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Are you sure that it was New Labour which finally abolished the married couples' allowance? It was certainly on the way out before then, in fact wasn't it Nigel Lawson who explicitly laid down a policy of tax neutrality towards marriage? Hadn't it been restricted, first to the basic rate, and then to half of the basic rate, before 1997? Memories fade, and I'm too busy to check at the moment, but I'm certain that the process started under the last Tory government.

On Radio 4 yesterday after IDS had put forward his aproach it was Hutton's turn. His first words were that we had to get away from these Right Wing ideas of telling people how to live their lives (so IDS = Right Wing, ignore him).

No immediate response from interviewer - so what is Labour doing then announcing ASBOs on the unborn? what's it doing trying to force single parents into work? trying to ban free speech on religious matters? telling fashion industry not to employ thin models?

Hutton is doing the typical Labour spoiling tactic of talking the Tory talk but walking the Labour walk - micro-management, short term initiatives. More failed families, more teenage pregnancies because its ministers believe they know better than parents how to bring up children, how to teach values and give children the best chance.

Why would you imagine that the Daily Mail would not fall for the latest NuLabour "happy families" line? The Mail always runs with its own agenda which sometimes parallels that of the Conservative Party, sometimes not. The most conspicuous PC theme in the Mail's recent history is its role in the Stephen Lawrence affair. Having revealed the scandal of the complete failure of the Met investigation of the murder the Mail then accepted uncritically the whole package of the MacPherson Report, "institutional racism" and all.

Further, and maybe I could be accused of a tad of paranoia, but the Mail has a hostage to fortune in the freesheet "Metro" distributed on the premises of London Transport: as long as the Mail is not too vociferous on matters close to Hizonner's heart (ostensibly but not invariably the NuLabour project), distribution rights on LT stay in place. Also, you only have to read the Evening Standard in London to realise that Associated Press, if not a fan of Hizonner, is more or less neutral when it comes to editorialising in respect of Livingstone's wider policies. Don't therefore expect the Mail to raise too many questions concerning NuLabour spin.

Ed- quite agree that after all this time surely the Mail shouldn't get taken in by yet more vacuous New Labour positioning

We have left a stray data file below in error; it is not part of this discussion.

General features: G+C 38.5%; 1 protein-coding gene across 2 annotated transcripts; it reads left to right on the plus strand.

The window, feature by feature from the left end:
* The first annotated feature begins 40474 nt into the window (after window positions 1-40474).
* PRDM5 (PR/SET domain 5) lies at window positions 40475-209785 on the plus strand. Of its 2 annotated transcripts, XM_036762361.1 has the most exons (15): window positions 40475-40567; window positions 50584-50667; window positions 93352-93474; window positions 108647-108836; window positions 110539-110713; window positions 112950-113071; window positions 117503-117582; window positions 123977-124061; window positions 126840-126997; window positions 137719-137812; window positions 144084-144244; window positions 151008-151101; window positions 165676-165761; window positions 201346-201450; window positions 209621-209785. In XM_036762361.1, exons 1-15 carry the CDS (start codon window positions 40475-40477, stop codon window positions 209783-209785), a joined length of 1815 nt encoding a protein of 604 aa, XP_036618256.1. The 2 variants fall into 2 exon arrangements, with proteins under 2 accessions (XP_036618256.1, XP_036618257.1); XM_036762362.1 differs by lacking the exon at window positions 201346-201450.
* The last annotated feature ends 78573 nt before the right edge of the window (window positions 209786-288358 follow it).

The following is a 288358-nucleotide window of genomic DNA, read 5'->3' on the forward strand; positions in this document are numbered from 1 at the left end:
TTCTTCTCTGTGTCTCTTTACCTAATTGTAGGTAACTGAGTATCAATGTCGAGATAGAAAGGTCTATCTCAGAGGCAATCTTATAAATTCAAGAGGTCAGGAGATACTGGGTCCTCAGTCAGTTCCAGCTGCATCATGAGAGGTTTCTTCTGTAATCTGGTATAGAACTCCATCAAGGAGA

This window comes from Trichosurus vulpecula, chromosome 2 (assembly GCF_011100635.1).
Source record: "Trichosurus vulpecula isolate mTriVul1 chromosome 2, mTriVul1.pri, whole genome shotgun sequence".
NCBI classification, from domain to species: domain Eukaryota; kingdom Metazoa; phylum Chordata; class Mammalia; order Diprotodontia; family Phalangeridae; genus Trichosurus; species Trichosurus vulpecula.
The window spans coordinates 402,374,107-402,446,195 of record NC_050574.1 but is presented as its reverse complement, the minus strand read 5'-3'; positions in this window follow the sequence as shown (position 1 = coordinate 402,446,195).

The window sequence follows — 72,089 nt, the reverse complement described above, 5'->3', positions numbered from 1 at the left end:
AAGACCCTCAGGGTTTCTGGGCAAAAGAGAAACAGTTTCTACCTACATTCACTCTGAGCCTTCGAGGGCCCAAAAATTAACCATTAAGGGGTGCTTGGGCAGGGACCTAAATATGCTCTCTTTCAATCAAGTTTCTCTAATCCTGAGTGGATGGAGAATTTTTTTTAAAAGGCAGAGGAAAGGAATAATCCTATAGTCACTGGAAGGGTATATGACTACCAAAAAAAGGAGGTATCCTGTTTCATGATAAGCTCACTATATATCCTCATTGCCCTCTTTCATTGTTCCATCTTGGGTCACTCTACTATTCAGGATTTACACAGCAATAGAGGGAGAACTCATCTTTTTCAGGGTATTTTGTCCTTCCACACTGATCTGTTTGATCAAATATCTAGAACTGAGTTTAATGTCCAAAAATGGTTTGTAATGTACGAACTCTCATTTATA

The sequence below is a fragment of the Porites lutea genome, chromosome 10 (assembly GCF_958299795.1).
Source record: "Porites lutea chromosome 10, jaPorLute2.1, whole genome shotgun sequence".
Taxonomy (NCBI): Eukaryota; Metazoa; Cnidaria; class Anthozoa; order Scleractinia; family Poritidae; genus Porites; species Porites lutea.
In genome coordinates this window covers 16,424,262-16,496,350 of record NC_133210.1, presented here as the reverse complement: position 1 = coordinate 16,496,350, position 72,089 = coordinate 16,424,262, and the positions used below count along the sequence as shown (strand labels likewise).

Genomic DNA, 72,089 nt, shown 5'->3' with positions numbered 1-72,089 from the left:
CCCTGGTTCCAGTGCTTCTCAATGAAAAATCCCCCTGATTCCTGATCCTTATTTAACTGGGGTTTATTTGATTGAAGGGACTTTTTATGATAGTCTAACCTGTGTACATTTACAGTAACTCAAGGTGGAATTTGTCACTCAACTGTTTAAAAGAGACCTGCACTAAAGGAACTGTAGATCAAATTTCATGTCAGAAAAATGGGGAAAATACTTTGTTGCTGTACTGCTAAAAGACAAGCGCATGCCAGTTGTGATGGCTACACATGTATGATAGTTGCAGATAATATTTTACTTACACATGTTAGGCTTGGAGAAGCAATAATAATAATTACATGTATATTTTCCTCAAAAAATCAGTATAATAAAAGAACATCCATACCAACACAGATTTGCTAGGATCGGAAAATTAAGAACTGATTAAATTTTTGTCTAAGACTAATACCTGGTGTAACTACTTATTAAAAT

Yet... the current crisis in the Labour Party does seem to be shaking out some interesting statements from senior figures who've been sitting in their tents for a while.

We know about Steve "Tax-cuts" Byers and his call for the abolition of IHT, and this week we had the Blessed Clare calling for serious electoral reform and an end to anti-democratic fptp electoral dictatorship.

But most interesting is Milburn's speech earlier this week calling for an end to Big Government:

"There remains at the heart of New Labour an unresolved ambivalence about the role of the state... As a parent, I don't want power in the hands of councils or schools. As a patient I don't want it in the hands of managers or hospitals. I want it in my hands."

He goes on to propose radical downsizing:

"A new assumption should guide policy. The State should be running less not more. And to give this new political assumption bite it will need to be given institutional form. After all nobody ever willingly gave away power. So Whitehall should be capped in its scale and its scope. Where one new regulation is proposed two old ones will have to go. Where one new form is issued two old ones will be replaced. Where one new standard or target is introduced two old ones will be withdrawn. Where one new job is created two old ones will be lost."

Well worth reading.

And you really have to wonder how such a speech would go down with Camp Cameron if he were a Tory elder statesman. (For more see http://www.taxpayersalliance.com/news/individual_blog.php?post_id=342 )

Four well informed contributions.

The one encouraging aspect of Labour's cynical control of the Press is that consumption in terms of readership is falling. And the blogosphere is growing.

There seems to be a concerted anti-Cameron phase coming into play - the Sun backing Brown and The Mail attacking Cameron. It's as if plus 7% is quite enough.

Cameron had full media backing at the beginning when they wanted him to stop Liam Fox. Now they're not sure what they've bought, and want him licking media boots.

Makes me proud to be a Guardian/Indie reader.

Are you sure that it was New Labour which finally abolished the married couples' allowance?